" I personally do not think that you can have sustainability without equality "

Agata ZborowskaAgata ZborowskaAgata Zborowska has over 10 years’ experience in variety of roles in Travel & Tourism sector and has worked with both small and large organisations in the UK and internationally in the areas of Responsible and Sustainable Tourism, Business Travel, Travel PR and Marketing and Event Management. Native to Poland, Agata has lived in the United States, Scotland, England and Malaysia. She has a Master’s degree in International Tourism Management from Napier University in Edinburgh and Bachelor’s Degree in Geography from Wroclaw University in Poland. Sustainable tourism, along with adventure and food travel, is one of her biggest passions, with particular interest in sustainable destination management and planning, gender equality and women empowerment through tourism. Her current role is as a project manager championing sustainability through the Tourism for Tomorrow Awards programme and development of sustainability policy and other initiatives within the World Travel & Tourism Council.

ECOCLUB.com: Please tell us why and how did you get into this field and about your current role

Agata Zborowska: I have been in the travel industry for over 10 years, working across different roles and moved into responsible tourism a few years ago when I briefly helped with Wild Asia’s Responsible Tourism Awards while travelling the world. Personally, I have been interested in sustainable tourism for much longer and I have grown up in a very environmentally conscious family. The need to protect the nature has always been part of my life thanks to my mother who taught me to respect the world around us from early days, both the nature and people. I am currently a proud Project Manager, championing sustainability through the prestigious Tourism for Tomorrow Awards programme and other initiatives within the World Travel & Tourism Council. I am responsible for the end to end delivery of the Awards programme to raise awareness about the importance of sustainable tourism within the Travel & Tourism Sector.

ECOCLUB.com: Amid a proliferation of international tourism awards in recent years, please tell us what makes the Tourism for Tomorrow awards special and if small, local, independent tourism outfits should apply - do they stand a chance of beating the global and powerful tourism brands?

Agata Zborowska: The Tourism for Tomorrow Awards has been running for over 20 years now, of which for the last 12 years under WTTC’s umbrella. The programme is of a very high standard thanks to the experience gathered over the years, professional expertise of the Tourism for Tomorrow judges, transparent judging processes (explained below in Q3), which includes on-site evaluation, and the level of PR exposure our finalists and winners receive. Until very recently the Awards have been the only programme which actually sends auditors to the shortlisted projects or organisations, which makes the judging process very thorough. Can a small, local business apply? Absolutely! There seems to be a perception that only large corporate organisations apply for the Awards programme, but many of our finalists are medium and small, family-run firms which are truly inspiring. For example, one of our 2014 finalists Chepu Adventures Ecolodge, in Chile, is owned and managed by a husband and wife, Fernando and Amory. Another finalist from 2015 is a small lodge run by two people, Mayah and Jefferson: Laguna Lodge Eco-Resort & Nature Reserve in Guatemala.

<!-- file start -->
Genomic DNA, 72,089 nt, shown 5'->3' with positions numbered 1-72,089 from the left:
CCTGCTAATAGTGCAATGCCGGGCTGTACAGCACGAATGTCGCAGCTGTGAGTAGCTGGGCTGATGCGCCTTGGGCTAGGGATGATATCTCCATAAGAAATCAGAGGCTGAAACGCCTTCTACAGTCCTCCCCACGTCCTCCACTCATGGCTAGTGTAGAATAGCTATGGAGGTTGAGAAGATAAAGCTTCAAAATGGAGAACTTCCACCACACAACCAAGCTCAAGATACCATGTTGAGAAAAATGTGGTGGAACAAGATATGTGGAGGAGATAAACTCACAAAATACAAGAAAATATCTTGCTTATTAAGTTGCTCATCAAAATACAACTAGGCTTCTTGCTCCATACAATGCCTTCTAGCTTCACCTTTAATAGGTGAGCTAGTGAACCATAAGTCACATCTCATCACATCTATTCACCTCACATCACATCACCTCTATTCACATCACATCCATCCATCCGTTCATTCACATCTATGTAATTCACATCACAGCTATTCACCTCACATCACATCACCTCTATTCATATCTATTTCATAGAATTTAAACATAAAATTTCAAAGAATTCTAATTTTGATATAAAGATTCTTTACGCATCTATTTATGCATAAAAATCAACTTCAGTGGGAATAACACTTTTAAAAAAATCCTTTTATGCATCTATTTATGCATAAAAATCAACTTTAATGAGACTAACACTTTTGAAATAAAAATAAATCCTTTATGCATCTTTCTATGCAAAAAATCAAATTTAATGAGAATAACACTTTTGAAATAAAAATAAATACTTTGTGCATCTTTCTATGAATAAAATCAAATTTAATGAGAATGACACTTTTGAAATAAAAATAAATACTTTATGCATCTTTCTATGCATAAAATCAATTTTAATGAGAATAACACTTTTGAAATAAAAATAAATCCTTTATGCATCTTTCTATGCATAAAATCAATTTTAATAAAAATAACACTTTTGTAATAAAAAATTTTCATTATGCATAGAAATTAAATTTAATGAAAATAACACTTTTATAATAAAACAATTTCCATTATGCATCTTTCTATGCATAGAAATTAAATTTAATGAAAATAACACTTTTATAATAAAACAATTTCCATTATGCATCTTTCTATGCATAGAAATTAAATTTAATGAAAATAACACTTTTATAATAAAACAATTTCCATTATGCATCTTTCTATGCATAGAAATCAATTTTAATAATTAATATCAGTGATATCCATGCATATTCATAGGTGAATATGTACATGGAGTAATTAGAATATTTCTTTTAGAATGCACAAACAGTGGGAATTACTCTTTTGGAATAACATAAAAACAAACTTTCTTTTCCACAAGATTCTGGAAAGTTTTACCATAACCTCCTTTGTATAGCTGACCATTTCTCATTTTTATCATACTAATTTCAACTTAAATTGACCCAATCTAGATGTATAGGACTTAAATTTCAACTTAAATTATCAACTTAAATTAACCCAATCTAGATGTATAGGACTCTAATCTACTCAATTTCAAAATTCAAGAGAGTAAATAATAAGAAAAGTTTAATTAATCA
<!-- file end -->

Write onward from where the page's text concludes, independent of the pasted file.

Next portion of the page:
ECOCLUB.com: What measures are in place to preserve the high quality of the Tourism for Tomorrow awards in terms of transparency and so as to avoid conflicts of interest in terms of judges selection, on-site visits and sponsors?

Reality Tours and Travel, Tourism for Tomorrow Awards Community Category Winner 2015: Bipin, a guide, explaining their work to guests in the Community Centre.Reality Tours and Travel, Tourism for Tomorrow Awards Community Category Winner 2015: Bipin, a guide, explaining their work to guests in the Community Centre.Agata Zborowska: The transparent judging process is the key strength of the Tourism for Tomorrow Awards. It is a five step process which includes: (1) Initial checks by WTTC staff as soon as applications arrive in our inbox, (2) Finalist selection by our Finalist Committee (15 judges, 3 per category), (3) Desktop research – a further research and checks of all shortlisted organisations to ensure no issues or concerns exist, (4) On-site visits – are the key and confidential part of our judging process. Each finalist is visited by an on-site evaluator whose role is to assess the applicant, verify the claims made in the organisation’s initial application and identify any additional issues that add to or detract from the claims made by the organisation and compile a final report, (5) Winner selection – winner judges select the 5 winners (one in each category) based on all the documentation collected, including the on-site reports. The Awards’ judges are carefully selected, independent experts in the area of sustainable tourism coming from different professional backgrounds. The judges are selected on the basis of global geographical spread to ensure a balanced representation of the different regions. Our Lead Judge Professor Graham Miller who leads the judges, ensures that the rigour is maintained throughout the process. The integrity and transparency of the judging process is critical to the success of the Tourism for Tomorrow Awards. All judges, individually and collectively, are expected to recognise the need on their part to be careful in avoiding real or perceived conflicts of interest in fulfilling their responsibilities. Judges must recuse themselves from reviewing or discussing any Award applicant where such conflict may exist. Our sponsors support the programme and its existence through financial funds, but are not involved in the judging process in any way.